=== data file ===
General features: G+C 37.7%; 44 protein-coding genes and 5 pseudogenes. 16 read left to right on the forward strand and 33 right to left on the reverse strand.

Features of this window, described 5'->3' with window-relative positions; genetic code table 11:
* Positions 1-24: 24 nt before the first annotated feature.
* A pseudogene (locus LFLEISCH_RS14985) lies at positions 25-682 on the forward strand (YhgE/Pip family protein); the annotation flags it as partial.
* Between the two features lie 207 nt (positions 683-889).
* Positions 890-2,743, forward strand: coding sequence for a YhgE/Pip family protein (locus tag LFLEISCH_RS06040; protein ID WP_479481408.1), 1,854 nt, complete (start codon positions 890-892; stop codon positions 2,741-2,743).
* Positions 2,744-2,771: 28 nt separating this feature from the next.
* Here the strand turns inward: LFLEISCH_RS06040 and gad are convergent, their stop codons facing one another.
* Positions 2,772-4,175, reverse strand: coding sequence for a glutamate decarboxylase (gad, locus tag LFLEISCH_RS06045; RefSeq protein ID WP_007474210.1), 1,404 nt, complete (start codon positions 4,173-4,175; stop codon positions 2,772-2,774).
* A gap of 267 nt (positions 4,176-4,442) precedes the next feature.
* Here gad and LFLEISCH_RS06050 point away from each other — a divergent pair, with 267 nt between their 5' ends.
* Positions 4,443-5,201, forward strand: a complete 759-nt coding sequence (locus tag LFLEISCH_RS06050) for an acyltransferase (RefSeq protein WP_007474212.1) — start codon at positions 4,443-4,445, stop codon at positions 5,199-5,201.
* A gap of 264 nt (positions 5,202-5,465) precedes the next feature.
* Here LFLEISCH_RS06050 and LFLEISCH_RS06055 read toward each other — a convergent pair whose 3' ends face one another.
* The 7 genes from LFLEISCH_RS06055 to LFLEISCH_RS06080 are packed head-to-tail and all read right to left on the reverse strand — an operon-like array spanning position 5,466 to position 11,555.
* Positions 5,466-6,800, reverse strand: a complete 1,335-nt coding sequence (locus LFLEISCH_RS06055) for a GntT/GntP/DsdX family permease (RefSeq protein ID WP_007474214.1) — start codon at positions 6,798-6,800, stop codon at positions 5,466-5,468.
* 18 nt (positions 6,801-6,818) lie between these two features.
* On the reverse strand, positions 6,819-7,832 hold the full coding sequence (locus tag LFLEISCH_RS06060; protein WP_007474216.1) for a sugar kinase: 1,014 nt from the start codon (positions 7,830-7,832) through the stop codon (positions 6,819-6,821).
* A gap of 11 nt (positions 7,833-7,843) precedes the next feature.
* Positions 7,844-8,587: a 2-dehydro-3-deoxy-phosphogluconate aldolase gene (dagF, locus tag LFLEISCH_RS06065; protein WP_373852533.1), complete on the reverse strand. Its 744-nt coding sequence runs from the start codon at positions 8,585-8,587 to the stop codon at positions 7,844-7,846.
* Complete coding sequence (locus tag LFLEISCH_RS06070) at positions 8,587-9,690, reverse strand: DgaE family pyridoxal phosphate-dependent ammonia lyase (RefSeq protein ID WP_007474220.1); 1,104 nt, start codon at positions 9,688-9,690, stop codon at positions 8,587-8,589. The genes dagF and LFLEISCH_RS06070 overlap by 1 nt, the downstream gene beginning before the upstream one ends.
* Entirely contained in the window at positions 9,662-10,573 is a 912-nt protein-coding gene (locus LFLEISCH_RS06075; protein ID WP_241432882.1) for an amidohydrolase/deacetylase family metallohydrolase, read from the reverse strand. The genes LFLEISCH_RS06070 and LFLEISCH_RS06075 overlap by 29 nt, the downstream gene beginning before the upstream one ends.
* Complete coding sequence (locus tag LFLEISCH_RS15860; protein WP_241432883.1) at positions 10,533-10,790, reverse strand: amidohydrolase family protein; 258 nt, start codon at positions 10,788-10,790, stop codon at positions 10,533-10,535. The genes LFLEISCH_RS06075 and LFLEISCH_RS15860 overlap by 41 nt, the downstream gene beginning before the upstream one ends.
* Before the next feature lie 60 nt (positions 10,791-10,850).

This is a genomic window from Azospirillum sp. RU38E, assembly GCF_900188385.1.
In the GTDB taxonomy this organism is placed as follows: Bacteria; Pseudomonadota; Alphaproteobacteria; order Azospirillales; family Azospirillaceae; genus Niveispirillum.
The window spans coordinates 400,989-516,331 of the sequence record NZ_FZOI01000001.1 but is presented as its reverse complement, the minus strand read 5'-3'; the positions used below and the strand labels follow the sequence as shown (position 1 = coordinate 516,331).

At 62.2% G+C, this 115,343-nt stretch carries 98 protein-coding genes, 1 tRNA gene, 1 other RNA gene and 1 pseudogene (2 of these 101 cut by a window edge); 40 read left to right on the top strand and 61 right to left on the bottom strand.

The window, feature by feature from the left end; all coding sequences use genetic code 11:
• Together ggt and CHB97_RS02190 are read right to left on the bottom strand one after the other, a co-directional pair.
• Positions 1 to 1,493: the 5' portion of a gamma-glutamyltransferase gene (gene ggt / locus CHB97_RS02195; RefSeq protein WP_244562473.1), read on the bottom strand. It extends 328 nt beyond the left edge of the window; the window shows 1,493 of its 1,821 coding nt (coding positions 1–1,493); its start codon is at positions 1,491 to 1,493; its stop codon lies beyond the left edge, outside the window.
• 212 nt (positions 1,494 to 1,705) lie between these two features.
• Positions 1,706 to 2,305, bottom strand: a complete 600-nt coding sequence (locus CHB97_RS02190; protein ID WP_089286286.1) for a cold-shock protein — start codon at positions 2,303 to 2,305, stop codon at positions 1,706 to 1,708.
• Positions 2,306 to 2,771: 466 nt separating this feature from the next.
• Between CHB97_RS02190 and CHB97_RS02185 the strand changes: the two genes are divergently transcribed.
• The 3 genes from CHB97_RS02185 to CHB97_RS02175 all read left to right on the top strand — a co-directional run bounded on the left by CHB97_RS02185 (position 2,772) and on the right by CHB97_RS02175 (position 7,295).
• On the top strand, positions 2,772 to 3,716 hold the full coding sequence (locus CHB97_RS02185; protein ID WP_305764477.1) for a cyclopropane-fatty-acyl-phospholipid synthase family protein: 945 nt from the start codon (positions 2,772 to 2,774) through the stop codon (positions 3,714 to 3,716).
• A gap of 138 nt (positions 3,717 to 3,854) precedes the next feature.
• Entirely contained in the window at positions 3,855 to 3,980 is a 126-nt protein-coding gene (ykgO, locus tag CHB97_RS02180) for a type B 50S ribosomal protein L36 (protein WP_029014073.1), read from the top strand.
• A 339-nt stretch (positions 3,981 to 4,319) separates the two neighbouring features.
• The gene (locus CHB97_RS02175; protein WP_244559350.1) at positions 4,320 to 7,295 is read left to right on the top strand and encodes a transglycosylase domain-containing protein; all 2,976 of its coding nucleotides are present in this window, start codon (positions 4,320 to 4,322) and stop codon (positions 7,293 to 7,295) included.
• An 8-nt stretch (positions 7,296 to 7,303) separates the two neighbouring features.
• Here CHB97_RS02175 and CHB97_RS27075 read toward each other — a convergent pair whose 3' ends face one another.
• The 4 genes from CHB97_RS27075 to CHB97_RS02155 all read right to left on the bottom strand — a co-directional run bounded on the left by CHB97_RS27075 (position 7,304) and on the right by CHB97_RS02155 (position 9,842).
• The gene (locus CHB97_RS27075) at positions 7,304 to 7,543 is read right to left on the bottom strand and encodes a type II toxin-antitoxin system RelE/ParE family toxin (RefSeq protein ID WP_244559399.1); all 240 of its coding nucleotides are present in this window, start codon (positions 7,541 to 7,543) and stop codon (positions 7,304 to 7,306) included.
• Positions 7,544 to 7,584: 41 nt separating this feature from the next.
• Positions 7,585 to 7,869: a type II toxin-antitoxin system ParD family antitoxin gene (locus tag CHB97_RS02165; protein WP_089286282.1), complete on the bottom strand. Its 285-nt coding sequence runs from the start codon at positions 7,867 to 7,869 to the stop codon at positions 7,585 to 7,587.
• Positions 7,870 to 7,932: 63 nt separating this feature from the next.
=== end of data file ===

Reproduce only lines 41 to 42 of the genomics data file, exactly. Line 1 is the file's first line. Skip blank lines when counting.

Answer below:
• The gene (locus CHB97_RS02175; protein WP_244559350.1) at positions 4,320 to 7,295 is read left to right on the top strand and encodes a transglycosylase domain-containing protein; all 2,976 of its coding nucleotides are present in this window, start codon (positions 4,320 to 4,322) and stop codon (positions 7,293 to 7,295) included.
• An 8-nt stretch (positions 7,296 to 7,303) separates the two neighbouring features.